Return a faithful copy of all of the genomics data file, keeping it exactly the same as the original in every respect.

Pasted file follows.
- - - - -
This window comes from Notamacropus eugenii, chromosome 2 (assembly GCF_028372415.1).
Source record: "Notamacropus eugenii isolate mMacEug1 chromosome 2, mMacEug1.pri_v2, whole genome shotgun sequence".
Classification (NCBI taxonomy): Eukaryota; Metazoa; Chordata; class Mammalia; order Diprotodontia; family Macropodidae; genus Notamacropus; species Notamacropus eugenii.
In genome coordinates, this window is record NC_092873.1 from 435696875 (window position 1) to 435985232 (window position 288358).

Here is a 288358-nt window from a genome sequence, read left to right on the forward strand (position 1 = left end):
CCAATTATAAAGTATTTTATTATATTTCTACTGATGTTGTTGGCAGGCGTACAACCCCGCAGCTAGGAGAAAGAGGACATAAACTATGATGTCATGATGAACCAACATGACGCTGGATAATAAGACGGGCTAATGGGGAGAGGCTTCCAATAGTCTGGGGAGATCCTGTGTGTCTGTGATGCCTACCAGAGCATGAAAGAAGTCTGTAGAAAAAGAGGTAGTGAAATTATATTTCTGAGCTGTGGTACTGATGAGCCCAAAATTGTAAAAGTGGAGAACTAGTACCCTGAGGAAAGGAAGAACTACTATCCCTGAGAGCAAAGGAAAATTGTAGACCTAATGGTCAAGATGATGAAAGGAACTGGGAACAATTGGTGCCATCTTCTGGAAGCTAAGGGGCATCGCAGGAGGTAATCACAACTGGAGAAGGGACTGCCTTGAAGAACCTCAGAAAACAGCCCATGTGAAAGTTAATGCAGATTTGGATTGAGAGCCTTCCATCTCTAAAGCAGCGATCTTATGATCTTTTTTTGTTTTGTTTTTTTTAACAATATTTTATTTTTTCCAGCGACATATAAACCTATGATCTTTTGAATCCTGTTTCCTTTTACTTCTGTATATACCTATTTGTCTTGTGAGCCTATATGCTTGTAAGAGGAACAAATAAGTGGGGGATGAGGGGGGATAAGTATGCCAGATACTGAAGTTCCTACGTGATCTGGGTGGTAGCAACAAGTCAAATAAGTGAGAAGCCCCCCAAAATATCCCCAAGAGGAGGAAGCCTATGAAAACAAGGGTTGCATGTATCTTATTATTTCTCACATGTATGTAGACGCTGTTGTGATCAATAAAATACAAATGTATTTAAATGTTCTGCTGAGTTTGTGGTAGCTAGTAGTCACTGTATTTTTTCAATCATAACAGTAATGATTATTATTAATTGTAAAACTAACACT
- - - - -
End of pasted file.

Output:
This window comes from Notamacropus eugenii, chromosome 2 (assembly GCF_028372415.1).
Source record: "Notamacropus eugenii isolate mMacEug1 chromosome 2, mMacEug1.pri_v2, whole genome shotgun sequence".
Classification (NCBI taxonomy): Eukaryota; Metazoa; Chordata; class Mammalia; order Diprotodontia; family Macropodidae; genus Notamacropus; species Notamacropus eugenii.
In genome coordinates, this window is record NC_092873.1 from 435696875 (window position 1) to 435985232 (window position 288358).

Here is a 288358-nt window from a genome sequence, read left to right on the forward strand (position 1 = left end):
CCAATTATAAAGTATTTTATTATATTTCTACTGATGTTGTTGGCAGGCGTACAACCCCGCAGCTAGGAGAAAGAGGACATAAACTATGATGTCATGATGAACCAACATGACGCTGGATAATAAGACGGGCTAATGGGGAGAGGCTTCCAATAGTCTGGGGAGATCCTGTGTGTCTGTGATGCCTACCAGAGCATGAAAGAAGTCTGTAGAAAAAGAGGTAGTGAAATTATATTTCTGAGCTGTGGTACTGATGAGCCCAAAATTGTAAAAGTGGAGAACTAGTACCCTGAGGAAAGGAAGAACTACTATCCCTGAGAGCAAAGGAAAATTGTAGACCTAATGGTCAAGATGATGAAAGGAACTGGGAACAATTGGTGCCATCTTCTGGAAGCTAAGGGGCATCGCAGGAGGTAATCACAACTGGAGAAGGGACTGCCTTGAAGAACCTCAGAAAACAGCCCATGTGAAAGTTAATGCAGATTTGGATTGAGAGCCTTCCATCTCTAAAGCAGCGATCTTATGATCTTTTTTTGTTTTGTTTTTTTTAACAATATTTTATTTTTTCCAGCGACATATAAACCTATGATCTTTTGAATCCTGTTTCCTTTTACTTCTGTATATACCTATTTGTCTTGTGAGCCTATATGCTTGTAAGAGGAACAAATAAGTGGGGGATGAGGGGGGATAAGTATGCCAGATACTGAAGTTCCTACGTGATCTGGGTGGTAGCAACAAGTCAAATAAGTGAGAAGCCCCCCAAAATATCCCCAAGAGGAGGAAGCCTATGAAAACAAGGGTTGCATGTATCTTATTATTTCTCACATGTATGTAGACGCTGTTGTGATCAATAAAATACAAATGTATTTAAATGTTCTGCTGAGTTTGTGGTAGCTAGTAGTCACTGTATTTTTTCAATCATAACAGTAATGATTATTATTAATTGTAAAACTAACACT